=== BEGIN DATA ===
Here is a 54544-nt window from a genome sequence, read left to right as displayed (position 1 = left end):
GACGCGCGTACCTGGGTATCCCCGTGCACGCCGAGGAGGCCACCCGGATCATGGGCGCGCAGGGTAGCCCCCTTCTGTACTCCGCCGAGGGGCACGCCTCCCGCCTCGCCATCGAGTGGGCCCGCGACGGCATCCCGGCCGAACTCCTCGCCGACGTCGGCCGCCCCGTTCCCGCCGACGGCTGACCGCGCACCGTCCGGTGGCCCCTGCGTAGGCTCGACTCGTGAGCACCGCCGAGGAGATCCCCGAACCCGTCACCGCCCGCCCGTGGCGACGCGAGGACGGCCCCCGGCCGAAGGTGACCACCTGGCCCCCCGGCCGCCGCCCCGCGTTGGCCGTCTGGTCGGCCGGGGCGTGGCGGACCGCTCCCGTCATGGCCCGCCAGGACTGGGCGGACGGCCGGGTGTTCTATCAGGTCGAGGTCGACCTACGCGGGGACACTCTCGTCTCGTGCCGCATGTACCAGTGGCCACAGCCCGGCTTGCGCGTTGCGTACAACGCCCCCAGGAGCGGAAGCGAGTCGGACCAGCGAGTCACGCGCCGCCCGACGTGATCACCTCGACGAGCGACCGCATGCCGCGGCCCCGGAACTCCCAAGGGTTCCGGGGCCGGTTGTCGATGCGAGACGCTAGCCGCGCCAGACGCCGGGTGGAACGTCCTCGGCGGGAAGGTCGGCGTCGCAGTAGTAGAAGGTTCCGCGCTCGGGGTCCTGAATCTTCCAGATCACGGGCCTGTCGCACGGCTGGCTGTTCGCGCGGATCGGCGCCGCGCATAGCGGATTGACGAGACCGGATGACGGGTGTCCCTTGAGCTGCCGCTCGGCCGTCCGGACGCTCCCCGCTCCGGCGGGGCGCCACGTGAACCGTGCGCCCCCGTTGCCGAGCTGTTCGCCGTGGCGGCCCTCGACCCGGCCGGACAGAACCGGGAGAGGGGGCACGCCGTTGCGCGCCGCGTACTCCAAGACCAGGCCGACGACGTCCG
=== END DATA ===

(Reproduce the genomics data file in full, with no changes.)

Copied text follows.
Here is a 54544-nt window from a genome sequence, read left to right as displayed (position 1 = left end):
GACGCGCGTACCTGGGTATCCCCGTGCACGCCGAGGAGGCCACCCGGATCATGGGCGCGCAGGGTAGCCCCCTTCTGTACTCCGCCGAGGGGCACGCCTCCCGCCTCGCCATCGAGTGGGCCCGCGACGGCATCCCGGCCGAACTCCTCGCCGACGTCGGCCGCCCCGTTCCCGCCGACGGCTGACCGCGCACCGTCCGGTGGCCCCTGCGTAGGCTCGACTCGTGAGCACCGCCGAGGAGATCCCCGAACCCGTCACCGCCCGCCCGTGGCGACGCGAGGACGGCCCCCGGCCGAAGGTGACCACCTGGCCCCCCGGCCGCCGCCCCGCGTTGGCCGTCTGGTCGGCCGGGGCGTGGCGGACCGCTCCCGTCATGGCCCGCCAGGACTGGGCGGACGGCCGGGTGTTCTATCAGGTCGAGGTCGACCTACGCGGGGACACTCTCGTCTCGTGCCGCATGTACCAGTGGCCACAGCCCGGCTTGCGCGTTGCGTACAACGCCCCCAGGAGCGGAAGCGAGTCGGACCAGCGAGTCACGCGCCGCCCGACGTGATCACCTCGACGAGCGACCGCATGCCGCGGCCCCGGAACTCCCAAGGGTTCCGGGGCCGGTTGTCGATGCGAGACGCTAGCCGCGCCAGACGCCGGGTGGAACGTCCTCGGCGGGAAGGTCGGCGTCGCAGTAGTAGAAGGTTCCGCGCTCGGGGTCCTGAATCTTCCAGATCACGGGCCTGTCGCACGGCTGGCTGTTCGCGCGGATCGGCGCCGCGCATAGCGGATTGACGAGACCGGATGACGGGTGTCCCTTGAGCTGCCGCTCGGCCGTCCGGACGCTCCCCGCTCCGGCGGGGCGCCACGTGAACCGTGCGCCCCCGTTGCCGAGCTGTTCGCCGTGGCGGCCCTCGACCCGGCCGGACAGAACCGGGAGAGGGGGCACGCCGTTGCGCGCCGCGTACTCCAAGACCAGGCCGACGACGTCCG